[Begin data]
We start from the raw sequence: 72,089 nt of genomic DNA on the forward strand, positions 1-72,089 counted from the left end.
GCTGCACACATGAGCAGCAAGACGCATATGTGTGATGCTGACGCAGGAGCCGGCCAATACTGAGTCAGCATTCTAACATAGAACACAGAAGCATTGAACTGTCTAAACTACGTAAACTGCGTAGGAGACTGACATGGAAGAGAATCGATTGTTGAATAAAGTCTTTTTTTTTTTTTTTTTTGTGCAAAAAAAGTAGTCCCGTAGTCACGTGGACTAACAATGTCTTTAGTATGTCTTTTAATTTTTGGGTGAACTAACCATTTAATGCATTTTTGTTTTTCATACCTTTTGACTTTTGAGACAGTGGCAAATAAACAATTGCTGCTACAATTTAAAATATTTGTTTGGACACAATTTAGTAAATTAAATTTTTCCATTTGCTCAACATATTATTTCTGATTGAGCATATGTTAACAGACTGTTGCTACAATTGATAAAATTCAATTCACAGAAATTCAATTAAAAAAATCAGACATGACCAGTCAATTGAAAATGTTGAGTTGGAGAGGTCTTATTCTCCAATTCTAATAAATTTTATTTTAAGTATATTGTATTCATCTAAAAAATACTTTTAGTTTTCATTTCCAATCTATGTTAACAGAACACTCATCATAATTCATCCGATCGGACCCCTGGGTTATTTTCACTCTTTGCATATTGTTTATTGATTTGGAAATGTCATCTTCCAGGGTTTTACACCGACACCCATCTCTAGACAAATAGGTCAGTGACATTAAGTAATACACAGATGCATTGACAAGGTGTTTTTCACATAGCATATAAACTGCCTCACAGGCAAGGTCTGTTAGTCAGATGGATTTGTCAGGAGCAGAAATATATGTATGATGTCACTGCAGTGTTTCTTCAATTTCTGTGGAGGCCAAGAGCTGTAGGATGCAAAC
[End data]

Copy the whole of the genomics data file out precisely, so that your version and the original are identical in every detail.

We start from the raw sequence: 72,089 nt of genomic DNA on the forward strand, positions 1-72,089 counted from the left end.
GCTGCACACATGAGCAGCAAGACGCATATGTGTGATGCTGACGCAGGAGCCGGCCAATACTGAGTCAGCATTCTAACATAGAACACAGAAGCATTGAACTGTCTAAACTACGTAAACTGCGTAGGAGACTGACATGGAAGAGAATCGATTGTTGAATAAAGTCTTTTTTTTTTTTTTTTTTGTGCAAAAAAAGTAGTCCCGTAGTCACGTGGACTAACAATGTCTTTAGTATGTCTTTTAATTTTTGGGTGAACTAACCATTTAATGCATTTTTGTTTTTCATACCTTTTGACTTTTGAGACAGTGGCAAATAAACAATTGCTGCTACAATTTAAAATATTTGTTTGGACACAATTTAGTAAATTAAATTTTTCCATTTGCTCAACATATTATTTCTGATTGAGCATATGTTAACAGACTGTTGCTACAATTGATAAAATTCAATTCACAGAAATTCAATTAAAAAAATCAGACATGACCAGTCAATTGAAAATGTTGAGTTGGAGAGGTCTTATTCTCCAATTCTAATAAATTTTATTTTAAGTATATTGTATTCATCTAAAAAATACTTTTAGTTTTCATTTCCAATCTATGTTAACAGAACACTCATCATAATTCATCCGATCGGACCCCTGGGTTATTTTCACTCTTTGCATATTGTTTATTGATTTGGAAATGTCATCTTCCAGGGTTTTACACCGACACCCATCTCTAGACAAATAGGTCAGTGACATTAAGTAATACACAGATGCATTGACAAGGTGTTTTTCACATAGCATATAAACTGCCTCACAGGCAAGGTCTGTTAGTCAGATGGATTTGTCAGGAGCAGAAATATATGTATGATGTCACTGCAGTGTTTCTTCAATTTCTGTGGAGGCCAAGAGCTGTAGGATGCAAAC